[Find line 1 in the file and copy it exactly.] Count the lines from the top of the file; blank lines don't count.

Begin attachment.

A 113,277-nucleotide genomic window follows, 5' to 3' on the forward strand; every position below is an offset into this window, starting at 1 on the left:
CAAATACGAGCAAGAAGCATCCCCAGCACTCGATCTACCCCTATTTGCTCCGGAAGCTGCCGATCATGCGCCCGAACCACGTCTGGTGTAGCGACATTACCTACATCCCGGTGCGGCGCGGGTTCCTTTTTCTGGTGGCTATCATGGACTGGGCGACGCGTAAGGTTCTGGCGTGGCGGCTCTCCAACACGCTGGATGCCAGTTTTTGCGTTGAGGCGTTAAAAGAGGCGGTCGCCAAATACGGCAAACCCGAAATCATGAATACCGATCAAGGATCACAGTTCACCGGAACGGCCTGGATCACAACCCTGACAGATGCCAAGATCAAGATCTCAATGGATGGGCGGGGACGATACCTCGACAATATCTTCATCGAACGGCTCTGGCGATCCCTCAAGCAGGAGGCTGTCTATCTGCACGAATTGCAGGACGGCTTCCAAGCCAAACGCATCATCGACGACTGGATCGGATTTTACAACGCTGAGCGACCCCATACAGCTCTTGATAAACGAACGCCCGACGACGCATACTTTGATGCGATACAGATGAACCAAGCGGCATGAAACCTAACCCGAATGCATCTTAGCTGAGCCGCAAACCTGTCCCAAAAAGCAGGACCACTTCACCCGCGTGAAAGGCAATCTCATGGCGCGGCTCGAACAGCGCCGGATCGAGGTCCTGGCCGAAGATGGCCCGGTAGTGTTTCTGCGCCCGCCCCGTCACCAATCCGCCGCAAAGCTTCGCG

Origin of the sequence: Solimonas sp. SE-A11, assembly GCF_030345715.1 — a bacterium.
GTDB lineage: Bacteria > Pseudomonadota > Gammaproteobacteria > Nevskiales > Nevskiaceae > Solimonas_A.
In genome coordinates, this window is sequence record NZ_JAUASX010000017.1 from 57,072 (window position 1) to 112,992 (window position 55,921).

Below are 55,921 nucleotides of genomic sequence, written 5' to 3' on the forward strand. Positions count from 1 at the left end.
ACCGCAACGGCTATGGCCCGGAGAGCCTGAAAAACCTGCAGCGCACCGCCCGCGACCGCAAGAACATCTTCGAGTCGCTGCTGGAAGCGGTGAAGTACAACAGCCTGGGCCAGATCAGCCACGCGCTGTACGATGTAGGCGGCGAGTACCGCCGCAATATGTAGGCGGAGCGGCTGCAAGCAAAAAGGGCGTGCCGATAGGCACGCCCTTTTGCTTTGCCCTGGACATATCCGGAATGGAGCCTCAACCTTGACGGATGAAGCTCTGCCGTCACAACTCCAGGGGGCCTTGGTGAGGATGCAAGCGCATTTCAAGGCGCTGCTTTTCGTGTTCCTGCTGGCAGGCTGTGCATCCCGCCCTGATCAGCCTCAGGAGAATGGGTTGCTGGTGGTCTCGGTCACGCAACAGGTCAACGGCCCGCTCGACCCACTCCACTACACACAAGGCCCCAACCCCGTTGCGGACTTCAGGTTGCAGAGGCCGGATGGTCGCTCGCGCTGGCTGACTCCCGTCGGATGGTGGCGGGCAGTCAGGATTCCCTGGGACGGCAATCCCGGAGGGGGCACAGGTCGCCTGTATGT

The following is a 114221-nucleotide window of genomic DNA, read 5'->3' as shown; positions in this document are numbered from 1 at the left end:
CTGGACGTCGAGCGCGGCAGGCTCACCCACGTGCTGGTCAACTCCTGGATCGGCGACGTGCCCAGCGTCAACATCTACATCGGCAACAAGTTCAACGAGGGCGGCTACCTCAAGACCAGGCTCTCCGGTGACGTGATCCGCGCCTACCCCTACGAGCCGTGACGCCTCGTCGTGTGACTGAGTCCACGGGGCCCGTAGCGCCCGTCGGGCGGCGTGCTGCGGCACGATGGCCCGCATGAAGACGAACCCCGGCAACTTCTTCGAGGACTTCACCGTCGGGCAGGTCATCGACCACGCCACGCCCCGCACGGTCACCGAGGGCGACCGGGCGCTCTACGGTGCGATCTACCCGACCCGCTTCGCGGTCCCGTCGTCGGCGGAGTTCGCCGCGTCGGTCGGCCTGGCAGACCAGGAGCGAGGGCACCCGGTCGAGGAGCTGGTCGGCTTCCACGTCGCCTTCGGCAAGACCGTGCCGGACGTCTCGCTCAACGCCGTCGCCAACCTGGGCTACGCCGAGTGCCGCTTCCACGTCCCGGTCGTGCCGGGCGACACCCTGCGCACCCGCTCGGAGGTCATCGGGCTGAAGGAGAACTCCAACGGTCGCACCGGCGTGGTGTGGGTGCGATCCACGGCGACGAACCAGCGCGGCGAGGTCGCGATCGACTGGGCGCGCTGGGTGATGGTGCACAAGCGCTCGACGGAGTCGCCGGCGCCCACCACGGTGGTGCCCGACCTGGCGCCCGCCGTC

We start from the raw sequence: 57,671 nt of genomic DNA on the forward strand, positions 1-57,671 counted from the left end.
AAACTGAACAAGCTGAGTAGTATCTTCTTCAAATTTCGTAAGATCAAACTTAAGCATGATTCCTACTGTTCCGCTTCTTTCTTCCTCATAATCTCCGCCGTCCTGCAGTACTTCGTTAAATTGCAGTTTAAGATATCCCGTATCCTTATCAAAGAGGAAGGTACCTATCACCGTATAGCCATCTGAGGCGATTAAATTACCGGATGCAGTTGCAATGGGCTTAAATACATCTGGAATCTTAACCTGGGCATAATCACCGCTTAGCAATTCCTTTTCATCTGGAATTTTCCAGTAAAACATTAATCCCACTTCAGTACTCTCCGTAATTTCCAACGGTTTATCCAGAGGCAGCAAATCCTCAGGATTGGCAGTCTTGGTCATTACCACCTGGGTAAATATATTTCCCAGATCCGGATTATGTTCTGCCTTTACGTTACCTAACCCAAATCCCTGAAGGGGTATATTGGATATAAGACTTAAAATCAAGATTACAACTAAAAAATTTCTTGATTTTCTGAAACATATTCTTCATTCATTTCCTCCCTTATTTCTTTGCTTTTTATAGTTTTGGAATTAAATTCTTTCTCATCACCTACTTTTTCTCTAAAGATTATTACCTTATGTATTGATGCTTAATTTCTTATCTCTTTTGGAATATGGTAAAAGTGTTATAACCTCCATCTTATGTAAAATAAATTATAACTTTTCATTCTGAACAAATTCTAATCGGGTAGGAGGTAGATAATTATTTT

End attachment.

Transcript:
A 113,277-nucleotide genomic window follows, 5' to 3' on the forward strand; every position below is an offset into this window, starting at 1 on the left: